he managed to trace nearly all the ^sopic 
sections of the Bidpai, which were so traceable, 
to the Jatakas. These we may now proceed 
to consider in some detail. 

I. We may begin with one which he did not 
so trace, because it does not happen to present 
any parallelism with any part of the Bidpai 
literature, and does not accordingly occur in 
the above list. It is of especial interest to us 
because it gives the earliest extant form of the 
fable of TJie Wolf and the Crane, which we have 
already traced through the Middle Ages up to 
Phsedrus. It happens also to be a good, and 
not too long, specimen of the general plan on 
which the Jatakas are formed. 

* The remaining parables occurring in the original Bidpai 
but not in the Jatakas would form a Mesozoic stratum of 
the Bidpai Parallels. See infra, p. 89. 

+ Chiefly Upham, Sacred Books, and Hardy, Manual of 

J ATA K AS. 55 


[V. Fausboll, Five Jdtakas, pp. 35-8.t] 

^ srrbirf Tjabc fcoc Dane i\)tt. — This the Master told, 
while living at Jetavana, concerning Devadatta's 
treachery. "Not only noiv, bhikkhus, but in a 
former existence was Devadatfa tingratefid." And 
having said this, he told a tale : — 

In former days -when Brahmatlatta reigned in 
Benares, the Bodhisat was born in the region of 
Himavanta as a white crane. Now it clianced tliat 
as a lion was eating meat a bone stuck in his tlu'oat. 
Tlie throat became swollen, he could not take food, 
his suffering was terrible. The crane seeing him as he 
was perched on a tree looking for food asked, "What 
ails thee, friend?" He told him why. "I could 
free thee from that bone, friend, but dare not enter 
thy mouth for fear thou mightest eat me." "Don't 
be afraid, friend, I'll not eat thee, only save mj' life." 
"Very well," says he, and caused him to lie down on 
his left .side. But thinking to himself "Who knows 
what this felloAv will do," he placed a small stick 
upright between his two jaws that he could not close 
his mouth, and inserting his head inside his mouth 
struck one end of the bone with his beak. Where- 
upon the bone dropped and fell out. As soon as lie 
had caused the bone to fall, he got out of the lion's 

* This first appeared in European literature in De la 
Loubere Royaume de Slam (1691), ii. 25. 

t I have ventured to English Prof. Fausboll's version, 
which was intended merely as a "crib" to the Pali text.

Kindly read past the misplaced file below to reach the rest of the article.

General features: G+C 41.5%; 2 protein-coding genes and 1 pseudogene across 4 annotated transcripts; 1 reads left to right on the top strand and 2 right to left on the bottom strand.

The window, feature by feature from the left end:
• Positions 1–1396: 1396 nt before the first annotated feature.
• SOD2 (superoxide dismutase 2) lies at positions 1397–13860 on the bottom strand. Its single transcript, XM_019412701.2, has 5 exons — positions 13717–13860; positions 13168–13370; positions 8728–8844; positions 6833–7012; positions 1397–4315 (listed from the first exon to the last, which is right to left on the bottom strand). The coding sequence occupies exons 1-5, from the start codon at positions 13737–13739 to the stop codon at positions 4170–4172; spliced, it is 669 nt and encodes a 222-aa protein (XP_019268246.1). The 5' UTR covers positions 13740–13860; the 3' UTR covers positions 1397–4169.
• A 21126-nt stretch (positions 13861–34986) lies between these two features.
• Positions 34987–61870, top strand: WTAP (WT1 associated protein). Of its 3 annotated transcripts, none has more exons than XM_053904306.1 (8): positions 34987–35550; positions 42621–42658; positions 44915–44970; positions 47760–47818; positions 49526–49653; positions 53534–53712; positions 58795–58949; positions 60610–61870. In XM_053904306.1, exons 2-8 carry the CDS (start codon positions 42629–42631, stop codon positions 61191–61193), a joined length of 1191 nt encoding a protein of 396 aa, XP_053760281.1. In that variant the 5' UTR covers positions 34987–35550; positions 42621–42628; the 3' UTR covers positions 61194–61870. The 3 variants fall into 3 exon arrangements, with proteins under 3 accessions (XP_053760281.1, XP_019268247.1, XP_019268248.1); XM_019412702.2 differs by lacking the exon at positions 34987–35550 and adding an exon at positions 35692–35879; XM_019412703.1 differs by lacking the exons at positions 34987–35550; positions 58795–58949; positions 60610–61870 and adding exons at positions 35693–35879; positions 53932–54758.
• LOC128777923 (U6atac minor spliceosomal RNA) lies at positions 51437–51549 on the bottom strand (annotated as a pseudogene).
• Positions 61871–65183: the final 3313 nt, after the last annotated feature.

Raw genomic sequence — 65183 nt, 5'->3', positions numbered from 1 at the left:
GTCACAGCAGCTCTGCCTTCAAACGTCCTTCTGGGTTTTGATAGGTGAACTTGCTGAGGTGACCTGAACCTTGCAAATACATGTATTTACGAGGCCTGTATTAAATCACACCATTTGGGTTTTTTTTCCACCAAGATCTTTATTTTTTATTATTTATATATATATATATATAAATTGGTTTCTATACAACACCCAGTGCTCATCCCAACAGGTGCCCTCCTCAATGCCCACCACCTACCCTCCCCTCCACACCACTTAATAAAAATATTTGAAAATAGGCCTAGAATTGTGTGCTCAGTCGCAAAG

mouth striking the stick with his beak so tliat it fell 
out and then settled on a branch. The lion gets well 
and one day was eating a buffalo he had killed. The 
crane thinking "I will sound him" settled on a 
branch just over him, and in conversation spoke this 
hrst verse (gatha) — 

" 31 scrfaicE })abc toe trnnc tljcc 
STo tf)c best dC our abilttg 
ming at tiic Beasts ! gour fHajfstg ! 
SSaijat return sljall iuc get from tijec ? " 

In reply the Lion spoke the second verse — 

" '31s 31 fecti on blooii 

Slnli alttags Ijunt for pcen 
'^i$ mud) that tfiou art still alifae 
|i]ai)ing once been betineen mg Uctth" 

Then in reply the crane said the two other verses — 

" 5EngratEfuI, totng no gooti, 

|iot tsoing as l)e iuoulti fae ione bg 
In l)itn tfjere is no gratttutic 
^0 scriiE Jjtm is useless. 

" |l)ts frtentJshtp is not toon 
33g tije rleavest gnoti SecD. 
Better SoCtlo iaitljtirato from Ijtm 
fleitljer cnigtng nor abusing." 

And having thus spoken the crane flew away. 

The Master having givcii this lesson, summed up 
the Jdtaka thus : ''At that time, the Lion was Deva- 
datta aiid the crane was I myself." 


The part in italics is termed the " Story of 
the Present," that in ordinary type the " Story 
of the Past." These are extant in Pali rever- 
sions of Cingalese translations of the original 
Pali, Of this last the verses (gdtha) are " sur- 
vivals," and probably date from 400 b.c. The 
stories were probably written down as commen- 
tary on the grdhas, with the first lines of which 
they invariably begin. The significance of 
these gdthas will concern us later on. 

So much for the form of the Jataka. The 
subject-matter is so clearly parallel to the fable 
of The Wolf and Crane, which we have seen 
current in the Greco- Roman world, that it is 
impossible not to surmise some historical con- 
nection between the two. What that precisely 
is we may leave for discussion till we have fur-